Monitoring TNM stage of female breast cancer and survival across the South Australian population, with national and international TNM benchmarking: A population-based cohort study

Ming Li, David Roder, Katina D'Onise, David Walters, Gelareh Farshid, Elizabeth Buckley, Chris Karapetis, Rohit Joshi, Timothy Price, Amanda Townsend, Caroline Louise Miller, David Currow, Kate Powell, Dianne Buranyi-Trevarton, Ian Olver

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    OBJECTIVE: Using linked cancer registry and administrative data to monitor, tumour, node and metastases (TNM) stage and survival from female breast cancer in Australia. METHOD: Analysis of 2000-2014 diagnoses with linked population-based data to investigate: (1) sociodemographic predictors of advanced stage (stages III and IV), using unadjusted and adjusted logistic regression; and (2) sociodemographic factors and stage as predictors of breast cancer survival using competing risk regression. DESIGN: Population-based registry cohort. SETTING AND PARTICIPANTS: 14 759 South Australian women diagnosed in 2000-2014. PRIMARY AND SECONDARY OUTCOME MEASURES: Stage and survival. RESULTS: At diagnosis, 46% of women were classified as stage I, 39% as stage II, 12% as stage III and 4% as stage IV. After adjusting for sociodemographic factors, advanced stage was more common: (1) for ages <50 years; and although not statistically significant, for ages 80+ years; and (2) in women from socioeconomically disadvantaged areas. Compared with 2000-2004 diagnoses, stage and sociodemographic adjusted risks (sub-HRs (SHRs)) of breast cancer death were lower in 2005-2009 (SHR 0.75, 95% CI 0.67 to 0.83) and 2010-2015 (SHR 0.57, 95% CI 0.48 to 0.67). Compared with stage I, the SHR was 3.87 (95% CI 3.32 to 4.53) for stage II, 10.87 (95% CI 9.22 to 12.81) for stage III, and 41.97 (95% CI 34.78 to 50.65) for stage IV. Women aged 70+ years at diagnosis and those living in the most socioeconomically disadvantaged areas were at elevated risk of breast cancer death, independent of stage and sociodemographic factors. CONCLUSIONS: Stage varied by age, diagnostic period and socioeconomic status, and was a stronger predictor of survival than other statistically significant sociodemographic predictors. Achieving earlier diagnosis outside the original BreastScreen target of 50-69 years (as applying <2014) and in residents of socioeconomically disadvantaged areas likely would increase cancer survival at a population level.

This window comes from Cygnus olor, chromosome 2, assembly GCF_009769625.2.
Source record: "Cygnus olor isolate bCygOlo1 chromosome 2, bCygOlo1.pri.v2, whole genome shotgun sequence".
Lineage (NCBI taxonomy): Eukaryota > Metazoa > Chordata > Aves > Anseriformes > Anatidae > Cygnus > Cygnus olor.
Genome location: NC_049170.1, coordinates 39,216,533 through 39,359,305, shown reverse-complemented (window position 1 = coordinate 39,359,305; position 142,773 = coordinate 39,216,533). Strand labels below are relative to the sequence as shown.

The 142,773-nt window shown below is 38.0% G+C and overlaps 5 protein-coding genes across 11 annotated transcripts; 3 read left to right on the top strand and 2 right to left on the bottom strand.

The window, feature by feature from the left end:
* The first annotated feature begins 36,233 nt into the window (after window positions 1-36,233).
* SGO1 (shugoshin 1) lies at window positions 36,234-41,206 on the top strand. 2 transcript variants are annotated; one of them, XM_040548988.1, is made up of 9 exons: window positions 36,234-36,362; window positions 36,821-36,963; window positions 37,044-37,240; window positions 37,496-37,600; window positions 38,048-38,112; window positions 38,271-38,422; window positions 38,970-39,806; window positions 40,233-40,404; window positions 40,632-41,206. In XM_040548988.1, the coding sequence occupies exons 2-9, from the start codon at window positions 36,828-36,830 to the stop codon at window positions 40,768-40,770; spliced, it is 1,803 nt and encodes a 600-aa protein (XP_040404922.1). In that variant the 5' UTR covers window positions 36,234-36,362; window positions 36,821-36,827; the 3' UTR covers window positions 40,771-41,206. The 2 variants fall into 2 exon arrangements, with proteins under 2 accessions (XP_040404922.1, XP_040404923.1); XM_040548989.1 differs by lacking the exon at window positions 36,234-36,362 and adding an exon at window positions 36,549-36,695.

Original languageEnglish
    Article numbere037069
    Pages (from-to)e037069
    JournalBMJ Open
    Issue number6
    Publication statusPublished - Jun 2020

    Bibliographical note

    This is an open access article distributed in accordance with the Creative Commons Attribution Non Commercial (CC BY-NC 4.0) license, which permits others to distribute, remix, adapt, build upon this work non-commercially, and license their derivative works on different terms, provided the original work is properly cited, appropriate credit is given, any changes made indicated, and the use is non-commercial. See:


    • breast tumours
    • epidemiology
    • public health


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